adopting an older dog

Kindness that pays back

Want to get a dog but don’t know which is the right route for you? You might want to consider adopting an older dog, for far more reasons other than saving the money you would have to spend on a puppy. In this article, we have summarised some of he biggest pros of choosing a senior dog.

An older dog needs your help

Every dog deserves to experience what a loving home feels like. In an ideal world, our four legged friends receive as much love as they give, though that is not always the case. A dog left behind by their family, or one who’s never had a family at all, may have never experienced the joy of getting a treat after a trick or having dedicated bonding time.

Shelters are doing their best to accommodate all pets under their care. Despite their efforts, older dogs might be neglected and have lower chances of being adopted. By adopting an older dog, you will bring unbridled joy to your new companionThe older they are, the calmer they are

The older they are, the calmer they are

Nipping, biting, destroying your favourite throw pillows… Sweet as they may be, puppies are little terrors that will hugely alter your routine until you get them to settle. Depending on their size, that could easily take up to 4 years.

An older dog however, will have settled into their routines and calmed down from their rumbustious teenage years. They will be just as happy to play and just as giddy when joyous, but a loss less boisterous.

Manners get better with age

Every trainer will tell you to be firm with telling puppies no, or they will walk all over you. The older they get, the more the number of no-s they hear increases, so it would be safe to say older dogs have a better idea of what behaviours they should stray away from.

Older dogs follow house rules

Whether they were taught by previous owners or by workers at the shelter, older dogs generally have a better grasp on house rules. Things like waiting for their owner to through the door first, or simply not destroying the furniture, could already be ingrained in them, giving you a much easier time.

That being said, every house is different and all dogs need some time to get used to new environments. Don’t be surprised if your new companion is nervous and scared when you first bring them home, with some gentle love and care they will settle right in.

Training might be easier

Teaching a dog the first few commands is always difficult, usually they have a hard time grasping the fact that they will get a reward for listening. Older dogs not only have a few tricks already up their sleeve, but they might be more perceptive to your methods.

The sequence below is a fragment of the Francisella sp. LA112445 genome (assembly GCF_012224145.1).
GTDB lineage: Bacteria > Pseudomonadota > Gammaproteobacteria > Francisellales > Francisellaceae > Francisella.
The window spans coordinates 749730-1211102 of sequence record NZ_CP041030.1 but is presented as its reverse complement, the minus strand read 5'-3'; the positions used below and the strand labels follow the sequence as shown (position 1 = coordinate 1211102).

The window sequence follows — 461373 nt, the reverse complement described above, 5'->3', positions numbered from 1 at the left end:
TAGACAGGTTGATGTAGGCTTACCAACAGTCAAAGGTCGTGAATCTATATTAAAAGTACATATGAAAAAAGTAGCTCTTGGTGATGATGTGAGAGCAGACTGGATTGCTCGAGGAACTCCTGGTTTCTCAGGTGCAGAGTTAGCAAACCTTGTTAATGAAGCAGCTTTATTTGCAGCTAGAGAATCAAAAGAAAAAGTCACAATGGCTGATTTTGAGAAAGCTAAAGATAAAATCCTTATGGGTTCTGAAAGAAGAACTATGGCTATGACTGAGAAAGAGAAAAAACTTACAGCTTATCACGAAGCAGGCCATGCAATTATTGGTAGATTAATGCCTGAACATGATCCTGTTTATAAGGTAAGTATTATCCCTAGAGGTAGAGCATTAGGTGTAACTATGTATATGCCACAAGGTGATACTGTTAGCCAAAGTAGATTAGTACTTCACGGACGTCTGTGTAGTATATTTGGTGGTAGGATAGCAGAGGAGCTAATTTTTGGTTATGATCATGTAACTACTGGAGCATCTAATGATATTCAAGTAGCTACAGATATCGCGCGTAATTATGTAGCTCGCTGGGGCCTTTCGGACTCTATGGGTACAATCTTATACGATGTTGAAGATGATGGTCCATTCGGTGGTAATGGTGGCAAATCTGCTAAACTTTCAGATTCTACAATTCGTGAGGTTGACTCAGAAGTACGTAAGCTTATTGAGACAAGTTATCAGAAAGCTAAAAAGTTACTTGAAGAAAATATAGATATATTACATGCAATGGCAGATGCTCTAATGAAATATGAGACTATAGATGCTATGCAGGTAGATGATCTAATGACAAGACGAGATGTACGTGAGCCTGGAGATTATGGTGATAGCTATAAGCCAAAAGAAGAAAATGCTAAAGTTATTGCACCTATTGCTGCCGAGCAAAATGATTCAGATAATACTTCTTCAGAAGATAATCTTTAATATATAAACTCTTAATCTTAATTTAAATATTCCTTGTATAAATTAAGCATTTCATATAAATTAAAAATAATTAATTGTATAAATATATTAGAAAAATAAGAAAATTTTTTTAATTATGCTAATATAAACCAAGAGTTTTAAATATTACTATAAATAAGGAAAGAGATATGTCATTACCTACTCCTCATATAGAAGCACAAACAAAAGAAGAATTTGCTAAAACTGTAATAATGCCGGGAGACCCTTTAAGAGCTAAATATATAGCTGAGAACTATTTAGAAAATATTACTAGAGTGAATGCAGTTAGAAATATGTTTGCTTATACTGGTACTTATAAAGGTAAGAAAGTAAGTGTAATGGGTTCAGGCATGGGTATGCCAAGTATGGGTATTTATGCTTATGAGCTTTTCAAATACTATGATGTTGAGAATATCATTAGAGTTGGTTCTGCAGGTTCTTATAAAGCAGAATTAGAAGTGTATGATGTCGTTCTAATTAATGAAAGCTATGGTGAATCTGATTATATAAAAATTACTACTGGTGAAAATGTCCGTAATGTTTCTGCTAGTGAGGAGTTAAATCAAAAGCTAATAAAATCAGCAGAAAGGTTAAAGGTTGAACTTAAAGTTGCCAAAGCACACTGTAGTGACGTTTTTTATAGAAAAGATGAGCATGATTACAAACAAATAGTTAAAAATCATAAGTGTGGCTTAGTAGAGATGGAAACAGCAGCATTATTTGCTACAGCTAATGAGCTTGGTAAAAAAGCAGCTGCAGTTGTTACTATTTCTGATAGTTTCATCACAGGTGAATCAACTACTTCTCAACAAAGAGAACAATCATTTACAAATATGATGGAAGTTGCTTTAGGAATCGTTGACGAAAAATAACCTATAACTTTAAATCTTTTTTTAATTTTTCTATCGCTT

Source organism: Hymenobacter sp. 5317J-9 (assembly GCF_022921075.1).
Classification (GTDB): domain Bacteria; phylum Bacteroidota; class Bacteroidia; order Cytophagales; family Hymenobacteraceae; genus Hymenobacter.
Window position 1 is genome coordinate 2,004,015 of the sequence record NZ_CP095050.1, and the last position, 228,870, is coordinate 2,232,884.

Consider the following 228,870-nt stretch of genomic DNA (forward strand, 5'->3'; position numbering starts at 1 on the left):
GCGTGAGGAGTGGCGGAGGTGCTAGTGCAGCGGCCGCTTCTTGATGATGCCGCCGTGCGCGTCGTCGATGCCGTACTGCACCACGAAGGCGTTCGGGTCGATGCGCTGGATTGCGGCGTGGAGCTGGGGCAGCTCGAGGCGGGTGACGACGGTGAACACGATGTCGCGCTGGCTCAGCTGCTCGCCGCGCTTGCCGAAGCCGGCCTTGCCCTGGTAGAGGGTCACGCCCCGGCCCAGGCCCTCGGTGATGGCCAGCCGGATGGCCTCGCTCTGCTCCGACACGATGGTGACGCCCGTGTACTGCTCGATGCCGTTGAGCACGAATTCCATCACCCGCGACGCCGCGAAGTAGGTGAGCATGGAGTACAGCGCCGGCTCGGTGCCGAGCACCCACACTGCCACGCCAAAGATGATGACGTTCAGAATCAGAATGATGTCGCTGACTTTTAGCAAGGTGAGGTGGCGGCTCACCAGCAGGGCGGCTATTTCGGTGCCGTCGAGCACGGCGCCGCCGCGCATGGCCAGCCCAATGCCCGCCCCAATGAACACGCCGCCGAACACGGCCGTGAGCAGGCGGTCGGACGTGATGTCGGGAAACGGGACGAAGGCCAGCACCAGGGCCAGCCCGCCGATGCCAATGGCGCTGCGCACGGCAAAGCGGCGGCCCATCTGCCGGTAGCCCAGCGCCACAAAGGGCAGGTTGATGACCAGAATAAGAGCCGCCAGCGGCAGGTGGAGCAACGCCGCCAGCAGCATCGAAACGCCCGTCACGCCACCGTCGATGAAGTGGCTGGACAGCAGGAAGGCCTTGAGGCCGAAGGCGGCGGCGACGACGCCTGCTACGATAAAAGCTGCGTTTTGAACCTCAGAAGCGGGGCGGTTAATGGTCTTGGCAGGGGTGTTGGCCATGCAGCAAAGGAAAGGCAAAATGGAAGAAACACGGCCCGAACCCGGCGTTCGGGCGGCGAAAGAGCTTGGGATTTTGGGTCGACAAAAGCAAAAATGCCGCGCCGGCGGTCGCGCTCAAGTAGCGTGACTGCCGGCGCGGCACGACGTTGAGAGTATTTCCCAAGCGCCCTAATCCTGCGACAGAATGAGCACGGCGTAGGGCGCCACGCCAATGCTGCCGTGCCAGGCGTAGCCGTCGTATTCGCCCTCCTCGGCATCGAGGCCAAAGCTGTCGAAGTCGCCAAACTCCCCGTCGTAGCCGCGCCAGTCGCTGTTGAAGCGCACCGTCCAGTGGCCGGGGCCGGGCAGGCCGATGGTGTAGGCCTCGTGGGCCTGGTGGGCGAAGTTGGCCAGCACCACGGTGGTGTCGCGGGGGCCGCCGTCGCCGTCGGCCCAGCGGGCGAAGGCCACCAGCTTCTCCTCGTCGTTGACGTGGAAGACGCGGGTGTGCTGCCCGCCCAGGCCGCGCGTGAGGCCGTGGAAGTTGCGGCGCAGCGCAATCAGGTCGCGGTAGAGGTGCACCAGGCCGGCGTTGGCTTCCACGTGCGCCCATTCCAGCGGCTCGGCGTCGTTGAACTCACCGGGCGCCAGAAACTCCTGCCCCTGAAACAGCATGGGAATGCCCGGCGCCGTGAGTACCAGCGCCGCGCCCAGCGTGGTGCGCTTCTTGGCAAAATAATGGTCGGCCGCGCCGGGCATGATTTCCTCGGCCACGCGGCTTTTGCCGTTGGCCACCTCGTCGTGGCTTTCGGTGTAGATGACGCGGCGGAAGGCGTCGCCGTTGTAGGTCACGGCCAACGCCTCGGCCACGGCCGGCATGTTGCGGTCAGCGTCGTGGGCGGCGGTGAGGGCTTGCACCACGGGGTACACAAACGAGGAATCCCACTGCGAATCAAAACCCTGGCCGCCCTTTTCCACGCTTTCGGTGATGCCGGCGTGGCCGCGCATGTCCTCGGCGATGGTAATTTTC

You should not expect it all to be smooth sailing, in some cases breaking past habits can be more tiresome than training a puppy, but if it is the cons of adopting an older dog that your are looking for, keep an eye out for our article on it.

What you see is what you get

One of the strongest arguments in favour of purebred dogs is predictability. By working with a reputable, ethical breeder, you will have a pretty solid idea of not only what your puppy will look like as they age, but also the behavioural traits that are typical of the breed.

Older dogs won’t be looking much more different than when you meet them. They would have also shown all noteworthy behavioural traits. Interact with a few dogs at the shelter to get a better impression of which one is better suited to both you and your lifestyle.

You get the Dog you have always wanted

What is your ideal dog? What about the idea of becoming a pet parent is so appealing to you? If you dream of leisurely walks with your four legged friend, cuddling up together on the couch and laughing at their silly antics, an older dog might be ideal for you.

Puppies can be far more challenging than new owners anticipate, and whilst any dog needs attention and should not be neglected, older dogs can be more independent and less demanding. They’re the gentle companion that brings meaning to “a man’s best friend” and you will be surprised to find that puppy eyes remain even when they’re 7, 9 or 12 years old.

Bonds between friends

You go to the shelter, meet a few dogs, like some more than others, then find the one you just connect with better.

Bring them home, familiarise them with the environment, introduce them to your loved ones and show them cool new places.

There are morning walks and afternoon naps, games of fetch and tug, and promises of pup cups after vet visits.

Through it all you have a dog who is grateful for the new life you have given them, understands you better than a puppy who has a lot of growing to do, comforts you when you need it and loves you more than anything.

Adopting an older dog might not be for everyone, but if it sounds right for you, it could be one of the most rewarding decisions you will ever make.

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